Monday, June 24, 2013

Forgiving and Negotiating with Evil: Memoirs of the Rwandan Genocide (2/2)

This summer and fall I’ll have students read Paul Rusesabagina’s autobiography for the Rwanda portion of my course.  He hid Tutsis at the Hotel Mille Collines where he served as hotel manager.  His heroism became the inspiration for the movie Hotel Rwanda.  The insights I gained from this book were pleasantly surprising.  Rusesabagina’s survival and his protection of over 1,200 people depended on his ability to negotiate.  The power of words got him through this difficult ordeal, though it didn’t hurt to have other negotiating “tools” at his disposal, such as alcohol and money.  His earlier training as a pastor had helped sharpen his communication skills.  Above all, Rusesabagina possessed innate political savvy.  He knew how to size up a person and how far he could go in negotiation.  He was a shrewd observer of poolside politics.  “Around this small square of water is where the real business of the Mille Collines is conducted.”  He learned how to use charm and work through the unspoken patronage system that governs relationships and grants favors.  This experience provided a valuable education and came into use during the genocide.

Rwanda was a multilateral failure, and Rusesabagina calls it like he sees it.  The UN was “worse than useless.”  Indeed, any credible book on the Rwandan genocide is essentially an indictment of UN peacekeeping missions.  The author doesn’t even spare General Romeo Dallaire, the UN commander on the ground, who was one of the few third-party officials trying to stop the killing and protect the innocents.  He didn’t do enough, writes Rusesabagina.  While he likes Dallaire on a personal level and acknowledges the Canadian’s efforts, Rusesabagina thinks he should have disobeyed orders from his UN higher-ups in New York and intervened in the conflict.  “At the very least it would have forced the UN to beef up its peacekeeping force and send us real fighters instead of inept draftees from nations who seemed more interested in collecting their per diem payments from the UN instead of doing anything meaningful.”  Whether disobeying orders and engaging militarily in the genocide would have helped I leave up to the reader.

Rusesabagina has less but equally harsh things to say about France, “the policeman of Africa.”  The French government was so concerned about English-friendly Tutsi taking over the country, that President Mitterand sent troops to the southern part of Rwanda in order to protect Hutus; this “peacekeeping mission” gave killers “the chance to look like victims instead of aggressors.”  Rusesabagina weighs in on Uncle Sam’s role as well.  The U.S. could have jammed the airwaves of RTLM, the talk radio program actively cheerleading the genocide.  He recounts a phone exchange he had with a dismissive and apathetic White House staffer.  In another passage Rusesabagina sourly comments that President Clinton, during his mea culpa visit in 1998, never left the airport.  Unlike Immaculeé, the hotel manager is more critical of the United States and Paul Kagame, the current president, a Tutsi leader who commanded the Rwandan Patriotic Front that ended the genocide.  Whether these differences have to do with their ethnic background—Rusesabagina is Hutu and Immaculeé is Tutsi—is an open question.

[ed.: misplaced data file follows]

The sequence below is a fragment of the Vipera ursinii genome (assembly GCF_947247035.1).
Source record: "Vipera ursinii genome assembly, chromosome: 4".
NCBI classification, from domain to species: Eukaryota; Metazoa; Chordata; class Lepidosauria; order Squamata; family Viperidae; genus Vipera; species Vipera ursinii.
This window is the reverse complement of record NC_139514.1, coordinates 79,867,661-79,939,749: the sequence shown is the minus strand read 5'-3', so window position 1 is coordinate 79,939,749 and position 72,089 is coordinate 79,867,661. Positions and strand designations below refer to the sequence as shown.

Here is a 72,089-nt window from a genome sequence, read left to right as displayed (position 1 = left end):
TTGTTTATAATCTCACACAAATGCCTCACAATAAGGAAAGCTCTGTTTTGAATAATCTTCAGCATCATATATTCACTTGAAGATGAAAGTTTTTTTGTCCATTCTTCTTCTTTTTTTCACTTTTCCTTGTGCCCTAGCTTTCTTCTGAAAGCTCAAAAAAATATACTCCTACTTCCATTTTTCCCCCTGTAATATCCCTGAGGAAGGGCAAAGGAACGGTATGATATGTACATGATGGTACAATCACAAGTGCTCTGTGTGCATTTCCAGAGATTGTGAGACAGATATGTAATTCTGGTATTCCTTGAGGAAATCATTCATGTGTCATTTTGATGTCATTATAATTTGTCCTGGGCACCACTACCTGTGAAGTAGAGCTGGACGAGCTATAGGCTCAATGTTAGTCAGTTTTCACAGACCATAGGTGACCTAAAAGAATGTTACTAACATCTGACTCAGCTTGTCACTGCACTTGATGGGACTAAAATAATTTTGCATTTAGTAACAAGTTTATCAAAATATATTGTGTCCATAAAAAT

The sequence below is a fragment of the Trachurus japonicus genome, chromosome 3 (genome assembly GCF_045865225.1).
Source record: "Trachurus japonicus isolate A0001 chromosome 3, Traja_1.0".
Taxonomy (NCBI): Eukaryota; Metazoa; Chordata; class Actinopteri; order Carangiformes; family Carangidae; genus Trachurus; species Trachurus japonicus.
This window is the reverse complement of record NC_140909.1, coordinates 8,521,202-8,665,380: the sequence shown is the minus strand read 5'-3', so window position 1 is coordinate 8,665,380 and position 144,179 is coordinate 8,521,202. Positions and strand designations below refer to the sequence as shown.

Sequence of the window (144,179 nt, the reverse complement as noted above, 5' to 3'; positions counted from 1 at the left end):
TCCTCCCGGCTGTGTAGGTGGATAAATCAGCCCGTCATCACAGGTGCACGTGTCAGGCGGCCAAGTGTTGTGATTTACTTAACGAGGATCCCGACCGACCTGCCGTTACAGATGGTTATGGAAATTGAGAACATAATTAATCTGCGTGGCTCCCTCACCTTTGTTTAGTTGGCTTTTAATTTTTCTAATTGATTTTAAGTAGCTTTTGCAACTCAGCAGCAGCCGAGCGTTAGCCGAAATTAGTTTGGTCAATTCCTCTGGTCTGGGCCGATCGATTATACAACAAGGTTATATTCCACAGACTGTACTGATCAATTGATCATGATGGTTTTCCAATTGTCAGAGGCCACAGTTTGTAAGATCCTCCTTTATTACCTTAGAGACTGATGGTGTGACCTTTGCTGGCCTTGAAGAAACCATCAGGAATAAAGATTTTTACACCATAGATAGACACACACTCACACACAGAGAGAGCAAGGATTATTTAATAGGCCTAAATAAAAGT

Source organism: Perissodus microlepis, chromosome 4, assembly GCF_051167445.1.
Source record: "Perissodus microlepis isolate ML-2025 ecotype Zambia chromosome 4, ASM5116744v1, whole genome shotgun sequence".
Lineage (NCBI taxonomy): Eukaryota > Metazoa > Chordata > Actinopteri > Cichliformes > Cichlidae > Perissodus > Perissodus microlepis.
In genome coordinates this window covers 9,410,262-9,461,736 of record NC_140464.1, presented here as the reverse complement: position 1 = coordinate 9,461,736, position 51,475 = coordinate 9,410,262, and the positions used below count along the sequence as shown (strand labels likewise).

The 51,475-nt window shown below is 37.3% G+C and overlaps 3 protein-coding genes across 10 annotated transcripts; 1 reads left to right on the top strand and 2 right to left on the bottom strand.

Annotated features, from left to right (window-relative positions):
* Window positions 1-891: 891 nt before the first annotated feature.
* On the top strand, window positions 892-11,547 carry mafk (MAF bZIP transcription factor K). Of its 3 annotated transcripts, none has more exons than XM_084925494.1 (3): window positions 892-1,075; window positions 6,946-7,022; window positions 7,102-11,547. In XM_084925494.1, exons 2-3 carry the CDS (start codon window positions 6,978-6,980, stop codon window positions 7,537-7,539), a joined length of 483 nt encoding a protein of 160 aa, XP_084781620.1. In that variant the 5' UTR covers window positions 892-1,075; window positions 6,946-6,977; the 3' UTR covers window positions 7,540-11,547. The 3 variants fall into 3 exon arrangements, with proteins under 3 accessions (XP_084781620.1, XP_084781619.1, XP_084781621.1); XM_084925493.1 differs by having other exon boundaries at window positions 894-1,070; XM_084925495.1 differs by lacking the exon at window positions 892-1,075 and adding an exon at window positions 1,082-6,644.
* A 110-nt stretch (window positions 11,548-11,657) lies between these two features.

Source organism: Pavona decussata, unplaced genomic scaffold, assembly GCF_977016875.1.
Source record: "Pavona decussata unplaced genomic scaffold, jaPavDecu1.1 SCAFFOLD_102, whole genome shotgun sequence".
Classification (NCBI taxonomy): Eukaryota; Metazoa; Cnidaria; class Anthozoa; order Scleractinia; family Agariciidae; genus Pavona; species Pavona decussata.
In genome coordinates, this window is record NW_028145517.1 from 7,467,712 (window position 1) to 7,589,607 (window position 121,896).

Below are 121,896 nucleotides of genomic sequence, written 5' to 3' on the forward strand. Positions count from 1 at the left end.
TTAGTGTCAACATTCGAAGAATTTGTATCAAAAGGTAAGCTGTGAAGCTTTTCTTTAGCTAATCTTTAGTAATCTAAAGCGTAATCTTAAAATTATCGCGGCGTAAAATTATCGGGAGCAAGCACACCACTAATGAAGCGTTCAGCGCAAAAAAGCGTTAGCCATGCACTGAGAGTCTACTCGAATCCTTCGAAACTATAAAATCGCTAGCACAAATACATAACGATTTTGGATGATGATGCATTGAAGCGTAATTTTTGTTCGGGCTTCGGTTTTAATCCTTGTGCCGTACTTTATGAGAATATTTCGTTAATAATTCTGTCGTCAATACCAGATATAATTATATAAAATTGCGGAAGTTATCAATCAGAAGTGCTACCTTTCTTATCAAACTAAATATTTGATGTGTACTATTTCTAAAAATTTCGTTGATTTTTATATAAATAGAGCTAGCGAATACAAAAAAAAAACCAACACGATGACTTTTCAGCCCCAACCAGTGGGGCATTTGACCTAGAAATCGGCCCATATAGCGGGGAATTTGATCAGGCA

What I most enjoyed about An Ordinary Man was the author’s shrewd assessment of human nature.  His observations of Rwandan history taught him that “most politics is an outgrowth of emotions that may or may not have any relation to the rational.”  Indeed, that’s how I see the rancorous division in the U.S., especially since the days of Clinton and Bush; the differences stem from visceral feelings and not from reasonable arguments.  In another passage of the book Rusesabagina comes back to this idea: “People are never as reasonable as they seem to be—in fact, 'reason' is usually an afterthought, nothing more than a cover story for the feelings inside.”  I’ve espoused the same viewpoint on this blog.  Where we differ perhaps is on the nature of evil.  In the concluding chapter Rusesabagina draws on C.S. Lewis to make the case that common decency is the norm in humanity; evil is an aberration.  Finally, the author ends his book on a realistic note.  He doesn’t give platitudes about a brighter future or give voice to the hopeful but vapid “Never again!” slogan.  No.  There will be genocides in the future.  All we can do is find strength and take example from those who resisted evil or, in the case of the hotel manager of the Milles Collines, negotiated with it to save lives.